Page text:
Please use this identifier to cite or link to this item:
|Scopus||Web of Science®||Altmetric|
|Title:||Understanding invasion history: Genetic structure and diversity of two globally invasive plants and implications for their management|
|Citation:||Diversity and Distributions, 2009; 15(5):822-830|
|Publisher:||Blackwell Publishing Ltd.|
|Abstract:||Resolving the origin of invasive plant species is important for understanding the introduction histories of successful invaders and aiding strategies aimed at their management. This study aimed to infer the number and origin(s) of introduction for the globally invasive species, Macfadyena unguis-cati and Jatropha gossypiifolia using molecular data. Location Native range: Neotropics; Invaded range: North America, Africa, Europe, Asia, Pacific Islands and Australia. Methods We used chloroplast microsatellites (cpSSRs) to elucidate the origin(s) of introduced populations and calculated the genetic diversity in native and introduced regions. Results Strong genetic structure was found within the native range of M. unguis-cati, but no genetic structuring was evident in the native range of J. gossypiifolia. Overall, 27 haplotypes were found in the native range of M. unguis-cati. Only four haplotypes were found in the introduced range, with more than 96% of introduced specimens matching a haplotype from Paraguay. In contrast, 15 haplotypes were found in the introduced range of J. gossypiifolia, with all invasive populations, except New Caledonia, comprising multiple haplotypes. Main conclusions These data show that two invasive plant species from the same native range have had vastly different introduction histories in their non-native ranges. Invasive populations of M. unguis-cati probably came from a single or few independent introductions, whereas most invasive J. gossypiifolia populations arose from multiple introductions or alternatively from a representative sample of genetic diversity from a panmictic native range. As introduced M. unguis-cati populations are dominated by a single haplotype, locally adapted natural enemies should make the best control agents. However, invasive populations of J. gossypiifolia are genetically diverse and the selection of bio-control agents will be considerably more complex.|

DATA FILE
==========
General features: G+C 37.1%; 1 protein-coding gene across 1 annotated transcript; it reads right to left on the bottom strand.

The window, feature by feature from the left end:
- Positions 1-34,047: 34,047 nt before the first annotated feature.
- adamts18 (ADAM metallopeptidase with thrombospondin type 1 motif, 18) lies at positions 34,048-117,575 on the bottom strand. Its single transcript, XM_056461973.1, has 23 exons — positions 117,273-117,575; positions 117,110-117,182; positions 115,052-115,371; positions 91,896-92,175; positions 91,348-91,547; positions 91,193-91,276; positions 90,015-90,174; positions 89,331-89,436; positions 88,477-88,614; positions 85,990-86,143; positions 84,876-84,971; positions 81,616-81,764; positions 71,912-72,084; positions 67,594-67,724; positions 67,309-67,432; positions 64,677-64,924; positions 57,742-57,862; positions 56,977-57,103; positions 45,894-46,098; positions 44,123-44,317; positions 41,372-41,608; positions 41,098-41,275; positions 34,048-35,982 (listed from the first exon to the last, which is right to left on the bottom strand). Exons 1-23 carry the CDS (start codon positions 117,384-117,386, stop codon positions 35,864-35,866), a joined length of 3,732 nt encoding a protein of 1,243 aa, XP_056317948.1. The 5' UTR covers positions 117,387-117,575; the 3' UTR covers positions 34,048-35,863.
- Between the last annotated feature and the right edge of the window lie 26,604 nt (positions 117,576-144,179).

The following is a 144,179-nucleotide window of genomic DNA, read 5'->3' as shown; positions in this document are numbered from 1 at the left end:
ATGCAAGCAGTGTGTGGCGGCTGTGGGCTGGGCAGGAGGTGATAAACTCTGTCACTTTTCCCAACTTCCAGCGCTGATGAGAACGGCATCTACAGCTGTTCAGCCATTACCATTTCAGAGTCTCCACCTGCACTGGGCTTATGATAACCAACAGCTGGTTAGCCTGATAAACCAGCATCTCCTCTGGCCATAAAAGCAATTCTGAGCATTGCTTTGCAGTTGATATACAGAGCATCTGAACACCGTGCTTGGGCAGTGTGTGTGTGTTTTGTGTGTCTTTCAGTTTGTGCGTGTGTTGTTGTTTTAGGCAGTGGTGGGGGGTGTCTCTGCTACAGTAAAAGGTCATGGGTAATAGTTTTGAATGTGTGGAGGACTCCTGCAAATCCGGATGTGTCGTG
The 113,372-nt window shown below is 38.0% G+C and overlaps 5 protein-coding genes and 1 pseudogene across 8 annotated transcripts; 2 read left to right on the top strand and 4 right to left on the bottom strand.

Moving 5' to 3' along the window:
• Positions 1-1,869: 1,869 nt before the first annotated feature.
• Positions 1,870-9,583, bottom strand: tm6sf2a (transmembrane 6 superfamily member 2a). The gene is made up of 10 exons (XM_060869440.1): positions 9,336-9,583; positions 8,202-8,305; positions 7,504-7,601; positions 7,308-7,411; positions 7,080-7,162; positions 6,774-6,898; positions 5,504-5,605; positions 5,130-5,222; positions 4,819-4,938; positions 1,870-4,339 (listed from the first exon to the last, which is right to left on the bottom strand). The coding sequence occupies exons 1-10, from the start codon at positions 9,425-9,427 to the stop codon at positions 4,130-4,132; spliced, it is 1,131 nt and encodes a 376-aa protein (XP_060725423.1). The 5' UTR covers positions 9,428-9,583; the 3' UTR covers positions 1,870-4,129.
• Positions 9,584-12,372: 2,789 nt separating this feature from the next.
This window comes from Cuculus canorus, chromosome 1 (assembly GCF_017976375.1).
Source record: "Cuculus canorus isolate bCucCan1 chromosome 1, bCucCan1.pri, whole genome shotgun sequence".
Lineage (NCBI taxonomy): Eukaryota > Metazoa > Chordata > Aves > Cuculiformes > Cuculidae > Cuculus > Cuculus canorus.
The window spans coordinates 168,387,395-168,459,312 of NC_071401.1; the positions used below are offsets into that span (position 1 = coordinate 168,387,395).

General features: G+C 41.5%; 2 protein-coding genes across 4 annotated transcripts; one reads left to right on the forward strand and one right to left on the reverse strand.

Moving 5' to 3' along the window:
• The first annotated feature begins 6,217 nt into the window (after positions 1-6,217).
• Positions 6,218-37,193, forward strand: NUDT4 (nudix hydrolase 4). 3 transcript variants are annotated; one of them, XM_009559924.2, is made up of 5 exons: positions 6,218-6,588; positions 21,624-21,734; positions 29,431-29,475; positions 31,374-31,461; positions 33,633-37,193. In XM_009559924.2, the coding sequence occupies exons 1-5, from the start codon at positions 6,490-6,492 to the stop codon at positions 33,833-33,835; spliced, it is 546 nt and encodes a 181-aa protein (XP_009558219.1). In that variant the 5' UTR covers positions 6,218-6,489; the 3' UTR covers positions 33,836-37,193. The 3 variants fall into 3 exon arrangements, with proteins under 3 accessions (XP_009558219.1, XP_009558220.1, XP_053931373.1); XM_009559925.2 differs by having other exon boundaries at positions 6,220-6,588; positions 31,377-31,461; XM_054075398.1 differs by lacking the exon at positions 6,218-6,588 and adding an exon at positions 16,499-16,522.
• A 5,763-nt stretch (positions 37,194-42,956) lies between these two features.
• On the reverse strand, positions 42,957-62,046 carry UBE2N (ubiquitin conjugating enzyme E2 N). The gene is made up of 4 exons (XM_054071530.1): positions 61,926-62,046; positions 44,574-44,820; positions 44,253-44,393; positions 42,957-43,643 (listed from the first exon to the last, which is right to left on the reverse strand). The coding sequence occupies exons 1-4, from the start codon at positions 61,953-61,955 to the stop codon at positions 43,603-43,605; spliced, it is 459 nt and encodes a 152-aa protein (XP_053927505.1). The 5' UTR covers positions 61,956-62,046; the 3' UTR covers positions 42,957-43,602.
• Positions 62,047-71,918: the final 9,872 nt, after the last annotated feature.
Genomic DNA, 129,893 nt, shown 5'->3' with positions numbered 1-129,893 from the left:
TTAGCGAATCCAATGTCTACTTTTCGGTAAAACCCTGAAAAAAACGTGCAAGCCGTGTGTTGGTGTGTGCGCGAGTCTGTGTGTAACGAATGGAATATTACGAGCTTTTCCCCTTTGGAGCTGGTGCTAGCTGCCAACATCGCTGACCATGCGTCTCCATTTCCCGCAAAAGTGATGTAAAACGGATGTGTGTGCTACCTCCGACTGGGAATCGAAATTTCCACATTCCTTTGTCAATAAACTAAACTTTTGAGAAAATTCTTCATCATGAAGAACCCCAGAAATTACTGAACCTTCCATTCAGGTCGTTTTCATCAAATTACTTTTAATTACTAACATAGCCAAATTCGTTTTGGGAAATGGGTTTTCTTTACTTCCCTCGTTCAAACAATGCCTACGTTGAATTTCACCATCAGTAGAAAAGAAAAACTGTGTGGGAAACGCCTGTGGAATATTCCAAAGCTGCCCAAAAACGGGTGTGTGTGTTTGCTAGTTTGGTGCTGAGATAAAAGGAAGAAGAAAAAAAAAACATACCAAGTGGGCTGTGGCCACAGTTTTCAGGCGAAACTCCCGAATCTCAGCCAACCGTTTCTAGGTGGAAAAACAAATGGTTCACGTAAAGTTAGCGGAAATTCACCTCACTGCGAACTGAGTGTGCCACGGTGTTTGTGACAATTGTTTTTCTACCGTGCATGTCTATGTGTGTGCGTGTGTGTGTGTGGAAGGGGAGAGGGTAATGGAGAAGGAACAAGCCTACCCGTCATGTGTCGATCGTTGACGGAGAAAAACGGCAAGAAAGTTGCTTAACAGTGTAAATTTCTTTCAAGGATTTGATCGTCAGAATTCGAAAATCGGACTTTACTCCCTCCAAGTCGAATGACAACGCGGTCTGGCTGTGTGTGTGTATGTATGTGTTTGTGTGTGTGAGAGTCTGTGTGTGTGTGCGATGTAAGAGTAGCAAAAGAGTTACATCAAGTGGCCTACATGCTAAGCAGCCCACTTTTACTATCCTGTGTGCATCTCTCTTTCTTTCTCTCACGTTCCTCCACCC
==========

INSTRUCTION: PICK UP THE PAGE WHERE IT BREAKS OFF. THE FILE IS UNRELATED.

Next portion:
|Keywords:||Biological control; biological invasions; genetic diversity; introduction history; Jatropha gossypiifolia; Macfadyena unguis-cati|
|Rights:||Website © 2009 Ingenta. Article copyright remains with the publisher, society or author(s) as specified within the article|
|Appears in Collections:||Earth and Environmental Sciences publications|
Environment Institute Leaders publications
Files in This Item:
There are no files associated with this item.
Items in DSpace are protected by copyright, with all rights reserved, unless otherwise indicated.